I am part of three different teams in different organizations that are currently developing policy and practice around how to be in community. All three are also re-envisioning how to do this in a way that is more restorative and inclusive of the diverse perspectives and needs we have in our community.
We continue to struggle with how to bring forward the best of what makes us who we are, leave behind the worst, and incorporate new knowledge. Whether it is in our schools, religious institutions or community organizations, there are three prompts that help in this work:
1. What do we believe?
2. What do we expect?
3. What will we do toward this end?
Answering the questions of what we believe, collectively, lays the groundwork for a shared agenda. It is nearly impossible to find common ground on which to build together, based on what we don’t want — higher taxes, racism, sexism, and stay-at-home orders. We need to establish a common set of beliefs that remind us of what we share despite our differences and individual needs and desires. Like our Constitution, it gives us a set of reminders to which we can be held accountable even when we fall short.
But this set of beliefs shouldn’t be vague or groundless. It’s time to describe what is actually meant by OPRF High School’s motto, “Those Things that are Best.” It can’t be left up to interpretation. When we don’t take the time to help young people form a solid sense of shared beliefs but expect them to make healthy life choices, we don’t set them up for success.
Taking the time, energy and creativity to craft and explain how success looks in light of our challenges creates the opportunity to actually develop real solutions. Absent this, we are often stuck in the cycle of arguing our respective positions to no avail. For example, OPRF has decided to move away from the unproductive approach of reissuing an updated Code of Conduct and replace it with documented behavioral expectations that can be linked to shared beliefs about how students and adults support each other in sharing space, learning and growing.
Instead of requiring student signatures to a long laundry list of infractions and associated consequences, we have the opportunity to describe and model productive behaviors. Instead of perpetuating a set of non-inclusive business practices, the board of a community organization has the opportunity to practice a more inclusive approach to management. Instead of zero tolerance, we can talk about healthy expectations for all involved. It creates something that we can all be proud of and move toward versus shame and avoidance.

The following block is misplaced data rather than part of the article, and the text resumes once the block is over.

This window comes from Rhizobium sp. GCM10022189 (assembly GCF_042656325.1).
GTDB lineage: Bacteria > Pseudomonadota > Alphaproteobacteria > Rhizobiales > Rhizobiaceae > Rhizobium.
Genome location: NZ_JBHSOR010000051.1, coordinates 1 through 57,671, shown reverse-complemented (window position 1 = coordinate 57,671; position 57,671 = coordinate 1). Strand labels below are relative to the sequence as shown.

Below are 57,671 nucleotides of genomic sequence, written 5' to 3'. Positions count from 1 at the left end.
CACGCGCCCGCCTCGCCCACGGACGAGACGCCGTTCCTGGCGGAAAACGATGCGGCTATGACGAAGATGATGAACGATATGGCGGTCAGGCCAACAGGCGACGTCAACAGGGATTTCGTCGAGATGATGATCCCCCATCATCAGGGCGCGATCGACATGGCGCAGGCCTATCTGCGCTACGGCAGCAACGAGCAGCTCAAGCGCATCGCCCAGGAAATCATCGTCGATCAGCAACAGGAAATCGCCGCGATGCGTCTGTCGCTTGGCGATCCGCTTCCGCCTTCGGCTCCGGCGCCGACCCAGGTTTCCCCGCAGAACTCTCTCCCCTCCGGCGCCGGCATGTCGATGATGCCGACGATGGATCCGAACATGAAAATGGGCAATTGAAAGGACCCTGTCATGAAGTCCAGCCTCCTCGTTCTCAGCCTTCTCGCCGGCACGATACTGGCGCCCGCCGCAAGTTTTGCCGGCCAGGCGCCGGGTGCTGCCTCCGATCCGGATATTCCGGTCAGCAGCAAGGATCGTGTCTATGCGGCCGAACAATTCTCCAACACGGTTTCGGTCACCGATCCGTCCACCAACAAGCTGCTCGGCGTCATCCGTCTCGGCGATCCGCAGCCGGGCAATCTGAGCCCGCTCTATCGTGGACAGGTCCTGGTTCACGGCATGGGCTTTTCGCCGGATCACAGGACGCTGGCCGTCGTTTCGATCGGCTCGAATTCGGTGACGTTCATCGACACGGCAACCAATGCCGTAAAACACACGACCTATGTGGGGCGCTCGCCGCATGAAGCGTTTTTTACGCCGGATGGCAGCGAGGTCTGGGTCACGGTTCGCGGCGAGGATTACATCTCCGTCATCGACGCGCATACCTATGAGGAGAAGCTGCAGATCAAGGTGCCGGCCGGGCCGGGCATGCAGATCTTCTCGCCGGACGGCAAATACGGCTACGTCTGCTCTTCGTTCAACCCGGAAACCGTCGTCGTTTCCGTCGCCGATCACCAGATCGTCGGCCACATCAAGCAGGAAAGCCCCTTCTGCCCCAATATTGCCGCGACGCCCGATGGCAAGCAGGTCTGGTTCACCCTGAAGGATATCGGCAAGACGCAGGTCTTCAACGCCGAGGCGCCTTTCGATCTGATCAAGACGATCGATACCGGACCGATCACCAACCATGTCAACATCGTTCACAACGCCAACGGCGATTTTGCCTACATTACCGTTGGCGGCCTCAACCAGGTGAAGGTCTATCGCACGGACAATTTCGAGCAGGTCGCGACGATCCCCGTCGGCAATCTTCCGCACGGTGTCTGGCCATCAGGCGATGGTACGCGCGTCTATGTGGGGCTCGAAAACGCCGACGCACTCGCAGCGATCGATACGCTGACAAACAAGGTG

But all of this is for naught without purposeful action. The ultimate question to be answered is what we are willing to do in support of our beliefs and in pursuit of our expectations. This will tell us who we really are and not just how we wish to be seen. I sat in a committee meeting several years ago listening to a report on yet another year of Courageous Conversations among staff. I said, somewhat jokingly, that I would throw my shoe at the presenter if the next year’s presentation was the same for the sixth year.
This was an example of actions without purpose. What do we believe should be the experience of youth and adults in our schools? What behaviors do we expect of the adults and youth? And what will we do to ensure that it happens? The actions, most likely, won’t be easy or come without sacrifice; but the fruit of what they will yield should be worth the work and the sacrifice.
We can’t be afraid to introduce new information into our decisions. The knowledge and evidence exists to inform us about how people thrive and respond. Letting go of some of our less productive efforts may be precisely what is needed to get the desired results.
I’m really excited about working with my various team members in crafting new roads toward our desired visions for what our schools, religious institutions and community organizations can be for our community members. It gives me great hope for the “community we can be” on the other side of this pandemic.